Atypical depression is actually the most common subtype of depression in outpatients, according to Andrew Nierenberg MD, Associate Director of the Depression and Clinical Research Program at Massachusetts General Hospital, affecting anywhere from 25 to 42 percent of the depressed population.
According to the DSM-IV, as opposed to major depression, the patient with atypical features experiences mood reactivity, with improved mood when something good happens. In addition, the DSM-IV mandates at least two of the following: increase in appetite or weight gain (as opposed to the reduced appetite or weight loss of "typical" depression); excessive sleeping (as opposed to insomnia); leaden paralysis; and sensitivity to rejection.
A study by Agosti and Stewart published in the Journal of Affective Disorders in 2001 found that patients with atypical depression experienced greater functional impairment than their non-atypical counterparts, as well as exhibiting more interpersonal sensitivity, more chronic dysphoria, and more bipolar II disorder. Women comprised 70 percent of the study population of those with atypical depression.
A study by Posternak and Zimmerman published in Psychiatry Research in 2001 cast doubt on the only feature of atypical depression that is mandatory under the DSM - that of mood reactivity. In their study, the authors evaluated the five symptoms of atypical depression across five different groups of patients (including women, different age groups, and according to severity and length of time of symptoms), and discovered mood reactivity only featured among the women patients, suggesting this particular criteria should be dropped.
A multi-center study identified a group with atypical depression, representing 36.4 percent of the depressed sample in the US National Comorbidity Survey. The study found that those with atypical depression were mostly women, had higher rates of depressive symptoms, more co-occurring psychiatric illnesses, more suicidal thoughts and attempts, greater disability and restricted activity days, more use of some healthcare services, greater paternal depression, and more childhood neglect and sexual abuse.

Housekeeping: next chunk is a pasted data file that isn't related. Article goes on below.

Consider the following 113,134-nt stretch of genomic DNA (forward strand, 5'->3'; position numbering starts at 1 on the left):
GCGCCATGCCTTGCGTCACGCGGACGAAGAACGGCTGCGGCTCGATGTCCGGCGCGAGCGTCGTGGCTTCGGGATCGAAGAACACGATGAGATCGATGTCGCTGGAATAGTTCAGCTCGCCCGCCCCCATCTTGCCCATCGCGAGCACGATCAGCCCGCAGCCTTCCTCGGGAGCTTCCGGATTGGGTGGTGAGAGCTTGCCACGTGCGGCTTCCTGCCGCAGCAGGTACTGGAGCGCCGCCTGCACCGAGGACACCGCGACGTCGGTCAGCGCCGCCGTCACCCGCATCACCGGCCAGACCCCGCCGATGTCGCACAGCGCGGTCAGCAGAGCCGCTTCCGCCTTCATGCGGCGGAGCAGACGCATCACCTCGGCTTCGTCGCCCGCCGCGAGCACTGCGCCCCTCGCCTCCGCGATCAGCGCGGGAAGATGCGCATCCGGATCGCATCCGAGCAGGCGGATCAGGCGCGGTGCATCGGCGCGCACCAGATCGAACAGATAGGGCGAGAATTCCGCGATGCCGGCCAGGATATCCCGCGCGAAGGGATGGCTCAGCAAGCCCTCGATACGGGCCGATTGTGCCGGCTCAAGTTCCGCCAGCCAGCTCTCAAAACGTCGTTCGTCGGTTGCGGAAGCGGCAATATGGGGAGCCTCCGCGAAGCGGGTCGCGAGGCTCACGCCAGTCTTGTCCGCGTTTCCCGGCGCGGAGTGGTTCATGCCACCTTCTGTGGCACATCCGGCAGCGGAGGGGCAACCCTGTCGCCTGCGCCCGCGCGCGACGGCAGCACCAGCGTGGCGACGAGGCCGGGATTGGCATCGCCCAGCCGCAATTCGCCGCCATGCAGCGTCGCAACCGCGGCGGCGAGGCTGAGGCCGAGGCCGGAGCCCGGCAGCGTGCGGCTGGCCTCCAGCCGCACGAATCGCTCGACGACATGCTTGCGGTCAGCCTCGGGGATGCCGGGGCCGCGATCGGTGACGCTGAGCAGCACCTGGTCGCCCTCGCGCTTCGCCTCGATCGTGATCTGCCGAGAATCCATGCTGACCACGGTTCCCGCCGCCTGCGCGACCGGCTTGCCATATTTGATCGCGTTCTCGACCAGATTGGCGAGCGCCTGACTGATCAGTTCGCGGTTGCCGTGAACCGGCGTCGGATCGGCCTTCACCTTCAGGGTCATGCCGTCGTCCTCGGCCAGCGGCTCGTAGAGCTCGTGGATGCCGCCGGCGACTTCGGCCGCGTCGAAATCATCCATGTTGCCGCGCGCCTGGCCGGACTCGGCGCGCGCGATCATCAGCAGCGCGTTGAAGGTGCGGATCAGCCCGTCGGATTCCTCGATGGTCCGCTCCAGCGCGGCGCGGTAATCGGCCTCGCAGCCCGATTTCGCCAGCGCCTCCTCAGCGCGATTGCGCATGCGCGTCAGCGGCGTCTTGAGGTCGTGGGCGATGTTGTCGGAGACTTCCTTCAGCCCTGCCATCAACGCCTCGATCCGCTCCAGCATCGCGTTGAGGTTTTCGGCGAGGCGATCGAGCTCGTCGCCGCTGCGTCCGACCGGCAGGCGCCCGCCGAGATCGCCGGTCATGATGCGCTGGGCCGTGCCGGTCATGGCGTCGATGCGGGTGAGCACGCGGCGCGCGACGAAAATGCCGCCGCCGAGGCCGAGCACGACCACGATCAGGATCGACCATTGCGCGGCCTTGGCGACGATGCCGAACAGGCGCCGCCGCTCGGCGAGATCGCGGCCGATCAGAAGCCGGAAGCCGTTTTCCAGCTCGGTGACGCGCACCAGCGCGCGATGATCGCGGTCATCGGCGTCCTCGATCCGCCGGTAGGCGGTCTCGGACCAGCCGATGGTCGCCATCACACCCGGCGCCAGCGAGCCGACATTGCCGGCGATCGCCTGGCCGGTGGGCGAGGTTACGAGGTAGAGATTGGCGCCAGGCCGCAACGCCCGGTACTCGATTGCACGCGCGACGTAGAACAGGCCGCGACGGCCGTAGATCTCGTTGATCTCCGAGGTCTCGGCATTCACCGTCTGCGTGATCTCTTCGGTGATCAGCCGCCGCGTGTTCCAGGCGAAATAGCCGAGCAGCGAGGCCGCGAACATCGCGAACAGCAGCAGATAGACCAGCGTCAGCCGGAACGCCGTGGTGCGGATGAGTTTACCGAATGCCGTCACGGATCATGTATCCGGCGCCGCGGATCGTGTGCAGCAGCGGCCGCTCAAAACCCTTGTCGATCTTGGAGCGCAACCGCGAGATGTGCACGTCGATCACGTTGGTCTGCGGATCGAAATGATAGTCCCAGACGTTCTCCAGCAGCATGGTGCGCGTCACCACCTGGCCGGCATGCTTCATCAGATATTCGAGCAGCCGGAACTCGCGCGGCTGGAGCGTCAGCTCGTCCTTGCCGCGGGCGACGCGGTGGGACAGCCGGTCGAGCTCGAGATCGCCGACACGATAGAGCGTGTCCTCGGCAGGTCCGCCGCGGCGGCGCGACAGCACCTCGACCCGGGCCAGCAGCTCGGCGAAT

Atypical depression is not new. Indeed, it is one of the most common kinds of depression. The name atypical depression comes from the fact many of its symptoms are opposite to those of some severe depressions. If you have atypical depression, you may feel as though your body is so heavy you can’t lift your head or walk.
Experts have linked atypical depression to other psychiatric problems such as borderline personality disorder, but only a professional can diagnose you with having atypical depression. Atypical depression may occur together with panic disorder. Many people with atypical depression abuse drugs or alcohol.
People with atypical depression are externally validated. They feel good when people give them positive compliments and they feel bad when someone criticizes them. Their moods change and shift as quickly as the wind depending if they are isolated and lonely or with a group of friends enjoying a night out on the town.
Symptoms of atypical depression:
- Sleeping more than 10 hours (hypersomnia).
- Cyclical depressive mood.
- Emotional sensitivity to criticism and rejection.
- Leaden paralysis (i.e., heavy, leaden feelings in arms or legs).
- Feelings of lethargy and emotional paralysis.
- Increased appetite and food cravings for carbohydrates (comfort eating).
The exact reason of atypical depression is still unknown. Still doctors believe that genes and environment has something to do with this form of depression. Here are some of the possible causes of atypical depression:
- High blood pressure and higher level of cholesterol.
- Sleeping disturbances.
- Stress; especially due to the loss of friends or loved ones, or those things that you love the most.
- Family history of depression because of genetic factors.
- Mental, physical or sexual abuse that happened in the past.
- Intake of Alcohol or drugs; it is proved that more than 20% drug addicts suffer from depression.
- Nutritional deficiencies.
- Nutrition problems at childhood stage.
- Too much or very little exposure to light is also a major factor that contributes to atypical depression.
- Certain medications, including those for high blood pressure, high cholesterol, or irregular heartbeat.
Remember that if you have light forms of atypical depression, you are at higher risk for more serious and sudden major depression. You may not even know you have atypical depression because you feel depressed most of the time. You may try to hide your symptoms of atypical depression by working harder, going on diets, analyzing your failed relationships and staying on a rigid schedule; however, you have only covered up your atypical depression not cured it.
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